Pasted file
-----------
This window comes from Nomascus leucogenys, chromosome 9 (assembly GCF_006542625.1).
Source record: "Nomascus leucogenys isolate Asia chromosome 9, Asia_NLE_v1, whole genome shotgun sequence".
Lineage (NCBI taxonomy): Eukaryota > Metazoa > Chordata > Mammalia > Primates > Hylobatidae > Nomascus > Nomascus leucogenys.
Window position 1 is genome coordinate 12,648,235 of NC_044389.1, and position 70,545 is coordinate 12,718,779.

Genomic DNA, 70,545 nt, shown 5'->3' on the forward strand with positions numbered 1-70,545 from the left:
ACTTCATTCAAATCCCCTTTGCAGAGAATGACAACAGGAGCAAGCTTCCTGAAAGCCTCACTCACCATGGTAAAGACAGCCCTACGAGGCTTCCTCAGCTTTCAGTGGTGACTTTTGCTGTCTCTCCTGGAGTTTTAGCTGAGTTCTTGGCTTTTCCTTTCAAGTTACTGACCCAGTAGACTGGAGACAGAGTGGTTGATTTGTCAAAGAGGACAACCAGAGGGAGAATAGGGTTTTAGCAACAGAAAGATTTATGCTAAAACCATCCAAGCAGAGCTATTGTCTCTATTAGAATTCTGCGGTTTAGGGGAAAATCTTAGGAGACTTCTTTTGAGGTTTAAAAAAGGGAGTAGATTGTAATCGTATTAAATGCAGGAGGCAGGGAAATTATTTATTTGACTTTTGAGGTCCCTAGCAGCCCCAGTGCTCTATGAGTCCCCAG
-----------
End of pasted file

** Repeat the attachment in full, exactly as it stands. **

This window comes from Nomascus leucogenys, chromosome 9 (assembly GCF_006542625.1).
Source record: "Nomascus leucogenys isolate Asia chromosome 9, Asia_NLE_v1, whole genome shotgun sequence".
Lineage (NCBI taxonomy): Eukaryota > Metazoa > Chordata > Mammalia > Primates > Hylobatidae > Nomascus > Nomascus leucogenys.
Window position 1 is genome coordinate 12,648,235 of NC_044389.1, and position 70,545 is coordinate 12,718,779.

Genomic DNA, 70,545 nt, shown 5'->3' on the forward strand with positions numbered 1-70,545 from the left:
ACTTCATTCAAATCCCCTTTGCAGAGAATGACAACAGGAGCAAGCTTCCTGAAAGCCTCACTCACCATGGTAAAGACAGCCCTACGAGGCTTCCTCAGCTTTCAGTGGTGACTTTTGCTGTCTCTCCTGGAGTTTTAGCTGAGTTCTTGGCTTTTCCTTTCAAGTTACTGACCCAGTAGACTGGAGACAGAGTGGTTGATTTGTCAAAGAGGACAACCAGAGGGAGAATAGGGTTTTAGCAACAGAAAGATTTATGCTAAAACCATCCAAGCAGAGCTATTGTCTCTATTAGAATTCTGCGGTTTAGGGGAAAATCTTAGGAGACTTCTTTTGAGGTTTAAAAAAGGGAGTAGATTGTAATCGTATTAAATGCAGGAGGCAGGGAAATTATTTATTTGACTTTTGAGGTCCCTAGCAGCCCCAGTGCTCTATGAGTCCCCAG